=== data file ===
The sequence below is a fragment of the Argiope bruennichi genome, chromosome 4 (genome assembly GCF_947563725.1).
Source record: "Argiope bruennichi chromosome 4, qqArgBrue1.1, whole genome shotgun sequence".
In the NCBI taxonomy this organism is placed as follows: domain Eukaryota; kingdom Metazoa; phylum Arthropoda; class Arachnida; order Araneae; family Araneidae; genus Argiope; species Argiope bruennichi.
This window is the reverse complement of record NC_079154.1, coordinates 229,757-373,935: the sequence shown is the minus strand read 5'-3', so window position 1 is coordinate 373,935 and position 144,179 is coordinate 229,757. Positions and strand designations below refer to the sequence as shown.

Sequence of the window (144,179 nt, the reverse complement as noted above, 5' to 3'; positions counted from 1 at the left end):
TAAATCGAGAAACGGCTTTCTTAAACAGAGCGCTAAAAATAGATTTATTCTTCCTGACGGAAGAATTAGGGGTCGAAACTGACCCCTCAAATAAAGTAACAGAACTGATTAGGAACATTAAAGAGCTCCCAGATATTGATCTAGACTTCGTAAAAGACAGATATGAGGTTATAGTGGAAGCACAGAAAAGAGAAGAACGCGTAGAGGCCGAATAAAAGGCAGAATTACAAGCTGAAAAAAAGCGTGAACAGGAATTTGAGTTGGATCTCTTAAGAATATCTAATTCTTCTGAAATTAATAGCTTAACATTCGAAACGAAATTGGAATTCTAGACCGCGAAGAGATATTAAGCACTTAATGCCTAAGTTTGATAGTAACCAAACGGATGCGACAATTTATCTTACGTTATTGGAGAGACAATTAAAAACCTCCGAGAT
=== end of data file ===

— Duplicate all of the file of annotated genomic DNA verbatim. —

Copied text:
The sequence below is a fragment of the Argiope bruennichi genome, chromosome 4 (genome assembly GCF_947563725.1).
Source record: "Argiope bruennichi chromosome 4, qqArgBrue1.1, whole genome shotgun sequence".
In the NCBI taxonomy this organism is placed as follows: domain Eukaryota; kingdom Metazoa; phylum Arthropoda; class Arachnida; order Araneae; family Araneidae; genus Argiope; species Argiope bruennichi.
This window is the reverse complement of record NC_079154.1, coordinates 229,757-373,935: the sequence shown is the minus strand read 5'-3', so window position 1 is coordinate 373,935 and position 144,179 is coordinate 229,757. Positions and strand designations below refer to the sequence as shown.

Sequence of the window (144,179 nt, the reverse complement as noted above, 5' to 3'; positions counted from 1 at the left end):
TAAATCGAGAAACGGCTTTCTTAAACAGAGCGCTAAAAATAGATTTATTCTTCCTGACGGAAGAATTAGGGGTCGAAACTGACCCCTCAAATAAAGTAACAGAACTGATTAGGAACATTAAAGAGCTCCCAGATATTGATCTAGACTTCGTAAAAGACAGATATGAGGTTATAGTGGAAGCACAGAAAAGAGAAGAACGCGTAGAGGCCGAATAAAAGGCAGAATTACAAGCTGAAAAAAAGCGTGAACAGGAATTTGAGTTGGATCTCTTAAGAATATCTAATTCTTCTGAAATTAATAGCTTAACATTCGAAACGAAATTGGAATTCTAGACCGCGAAGAGATATTAAGCACTTAATGCCTAAGTTTGATAGTAACCAAACGGATGCGACAATTTATCTTACGTTATTGGAGAGACAATTAAAAACCTCCGAGAT